BYOD can boost both employee gratification and the number of security risks a company faces. The inability to contain attacks, a problem exacerbated without system consistency, enables cybersecurity threats to infiltrate and spread across a system to inflict more damage. As hackers find new ways to highjack and exploit company networks, organizations must ensure they provide employees with secure network access. Here virtual private networks, commonly known as VPNs, and robust anti-malware scanning software can help. The goal is to prevent insecure home or public connections from compromising sensitive company information. This need for securing access on remote networks is an increasingly important issue, as access to UC applications can take place on any device — company-owned or not — from any network.

Policy challenges

As with any structural change, implementing a BYOD policy can create management complications. Companies may run into friction when it comes to streamlining policies. While some employees may love the idea of utilizing personal resources, others may resent having to pay for their technology and have their hands tied while using it. Additionally, the self-provided devices employees use might not be best equipped for the type of work at hand. For example, a design-heavy job may demand Mac software that doesn’t run on a Windows PC. The benefit of supplying all employees with uniform devices is that the software is tailored to best accommodate the needs of both the company and the employee. It also gives employees a clear understanding of how these devices are to be used and what applications may run on them.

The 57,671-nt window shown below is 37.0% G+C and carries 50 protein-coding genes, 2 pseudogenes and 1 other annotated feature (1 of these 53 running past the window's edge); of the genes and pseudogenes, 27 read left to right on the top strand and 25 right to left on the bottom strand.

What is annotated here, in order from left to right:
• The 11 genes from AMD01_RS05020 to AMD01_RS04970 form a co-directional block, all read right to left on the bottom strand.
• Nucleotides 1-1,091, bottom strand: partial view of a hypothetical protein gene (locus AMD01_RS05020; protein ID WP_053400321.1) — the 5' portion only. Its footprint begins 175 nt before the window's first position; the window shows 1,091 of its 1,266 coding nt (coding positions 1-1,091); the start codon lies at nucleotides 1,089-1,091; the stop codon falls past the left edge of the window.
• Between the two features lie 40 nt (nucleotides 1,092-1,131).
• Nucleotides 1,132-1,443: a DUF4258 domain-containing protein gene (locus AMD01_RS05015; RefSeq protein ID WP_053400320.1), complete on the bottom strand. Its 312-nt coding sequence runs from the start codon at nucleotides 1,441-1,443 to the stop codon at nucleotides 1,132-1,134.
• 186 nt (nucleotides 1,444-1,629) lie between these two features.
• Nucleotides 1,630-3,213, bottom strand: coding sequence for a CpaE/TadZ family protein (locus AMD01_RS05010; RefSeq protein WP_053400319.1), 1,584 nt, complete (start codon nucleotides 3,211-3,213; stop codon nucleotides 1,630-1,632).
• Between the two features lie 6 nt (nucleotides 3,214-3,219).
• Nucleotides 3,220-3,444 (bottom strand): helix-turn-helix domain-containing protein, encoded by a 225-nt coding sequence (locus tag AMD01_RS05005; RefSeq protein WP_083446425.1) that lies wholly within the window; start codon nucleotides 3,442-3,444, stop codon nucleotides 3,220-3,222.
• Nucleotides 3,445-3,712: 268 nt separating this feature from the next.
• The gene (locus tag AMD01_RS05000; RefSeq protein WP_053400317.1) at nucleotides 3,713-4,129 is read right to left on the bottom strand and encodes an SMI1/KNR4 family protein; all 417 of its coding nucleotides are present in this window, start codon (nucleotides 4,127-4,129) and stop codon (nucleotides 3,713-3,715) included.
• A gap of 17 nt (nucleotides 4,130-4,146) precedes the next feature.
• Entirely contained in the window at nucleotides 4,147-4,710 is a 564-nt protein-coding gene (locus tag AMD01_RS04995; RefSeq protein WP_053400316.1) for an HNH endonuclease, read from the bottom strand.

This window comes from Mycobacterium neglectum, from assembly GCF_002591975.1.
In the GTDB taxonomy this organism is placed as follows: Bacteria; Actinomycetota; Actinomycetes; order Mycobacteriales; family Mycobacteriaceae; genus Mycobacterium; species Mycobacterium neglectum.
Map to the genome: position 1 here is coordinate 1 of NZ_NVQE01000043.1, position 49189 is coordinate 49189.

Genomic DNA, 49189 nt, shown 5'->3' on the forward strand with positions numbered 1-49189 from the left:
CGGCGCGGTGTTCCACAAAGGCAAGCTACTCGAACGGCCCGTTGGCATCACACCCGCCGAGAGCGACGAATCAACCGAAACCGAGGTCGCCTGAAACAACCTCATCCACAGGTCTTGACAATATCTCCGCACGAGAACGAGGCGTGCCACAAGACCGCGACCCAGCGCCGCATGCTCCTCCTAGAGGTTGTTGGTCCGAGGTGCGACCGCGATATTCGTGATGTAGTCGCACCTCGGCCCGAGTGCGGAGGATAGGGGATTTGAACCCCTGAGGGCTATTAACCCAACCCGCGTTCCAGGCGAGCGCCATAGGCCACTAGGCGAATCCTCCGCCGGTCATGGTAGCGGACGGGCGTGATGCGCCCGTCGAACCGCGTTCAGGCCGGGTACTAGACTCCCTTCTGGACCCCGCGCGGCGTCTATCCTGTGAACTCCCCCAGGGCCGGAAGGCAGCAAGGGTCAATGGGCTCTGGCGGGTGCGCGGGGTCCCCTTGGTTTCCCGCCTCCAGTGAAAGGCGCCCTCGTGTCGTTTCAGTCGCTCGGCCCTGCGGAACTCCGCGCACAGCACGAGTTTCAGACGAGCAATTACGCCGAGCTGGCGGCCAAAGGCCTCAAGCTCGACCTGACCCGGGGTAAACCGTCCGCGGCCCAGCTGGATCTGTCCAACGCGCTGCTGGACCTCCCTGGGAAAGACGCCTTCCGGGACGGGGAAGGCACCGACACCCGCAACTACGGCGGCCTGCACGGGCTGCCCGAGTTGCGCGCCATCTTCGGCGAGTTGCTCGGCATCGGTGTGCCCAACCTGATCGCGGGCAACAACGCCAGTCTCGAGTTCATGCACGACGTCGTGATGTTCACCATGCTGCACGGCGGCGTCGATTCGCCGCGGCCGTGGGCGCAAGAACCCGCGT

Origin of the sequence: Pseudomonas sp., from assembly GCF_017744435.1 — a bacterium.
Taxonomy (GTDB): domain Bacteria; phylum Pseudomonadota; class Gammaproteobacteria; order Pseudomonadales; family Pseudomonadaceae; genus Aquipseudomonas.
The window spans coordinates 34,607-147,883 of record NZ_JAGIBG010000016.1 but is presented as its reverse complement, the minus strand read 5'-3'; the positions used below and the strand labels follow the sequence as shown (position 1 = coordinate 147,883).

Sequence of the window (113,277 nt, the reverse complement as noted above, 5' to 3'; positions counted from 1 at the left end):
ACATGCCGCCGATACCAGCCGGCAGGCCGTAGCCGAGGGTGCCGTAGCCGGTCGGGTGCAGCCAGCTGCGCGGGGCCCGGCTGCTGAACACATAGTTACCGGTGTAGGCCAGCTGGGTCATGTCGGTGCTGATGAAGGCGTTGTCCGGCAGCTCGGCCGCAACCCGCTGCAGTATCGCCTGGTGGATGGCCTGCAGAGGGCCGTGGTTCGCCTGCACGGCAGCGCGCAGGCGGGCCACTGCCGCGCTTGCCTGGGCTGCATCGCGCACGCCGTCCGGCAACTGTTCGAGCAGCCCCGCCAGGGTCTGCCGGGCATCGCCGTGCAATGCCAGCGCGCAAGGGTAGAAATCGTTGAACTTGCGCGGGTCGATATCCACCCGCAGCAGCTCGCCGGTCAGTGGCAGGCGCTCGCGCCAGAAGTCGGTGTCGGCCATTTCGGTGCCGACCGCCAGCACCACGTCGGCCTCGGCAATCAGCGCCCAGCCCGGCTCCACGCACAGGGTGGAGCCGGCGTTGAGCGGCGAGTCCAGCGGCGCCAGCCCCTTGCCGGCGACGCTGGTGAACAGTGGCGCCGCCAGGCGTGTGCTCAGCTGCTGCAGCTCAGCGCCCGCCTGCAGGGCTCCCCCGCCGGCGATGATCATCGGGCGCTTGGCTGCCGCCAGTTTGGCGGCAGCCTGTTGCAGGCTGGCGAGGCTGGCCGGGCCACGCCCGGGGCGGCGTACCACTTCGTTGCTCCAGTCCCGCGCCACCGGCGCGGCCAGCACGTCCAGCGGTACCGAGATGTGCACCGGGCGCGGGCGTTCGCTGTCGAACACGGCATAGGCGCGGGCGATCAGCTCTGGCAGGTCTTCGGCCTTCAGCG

Still, employees will need to understand and agree to remote-access policies even if they are provided with a device. Without this understanding, companies risk employees accessing sensitive data from unsafe networks — regardless of whether it’s their own device or the company’s device.

Inconsistent support

Stemming from device inconsistency, companies should factor in the lack of specialized IT support. IT support usually caters to a company’s specific set of needs. With employees using various types personal devices, it’s more difficult for companies to offer in-depth IT specialization.

The BYOD market is expected to grow from $67 billion to $181 billion by 2017. It’s more than just another IT trend. When considering BYOD migration, businesses should know how new unified communications policies could impact employee productivity and overall company performance. Although BYOD comes with its fair share of challenges, you can opt to incorporate security solutions that ensure your BYOD transition is smooth and secure. Ultimately, as BYOD gains industry momentum, companies must carefully survey their IT options to acquire a clear understanding of how BYOD policies impact employee productivity and satisfaction.

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About Mark Sher

Mark is the Senior Vice President of Unified Communications, Product and Marketing at Intermedia.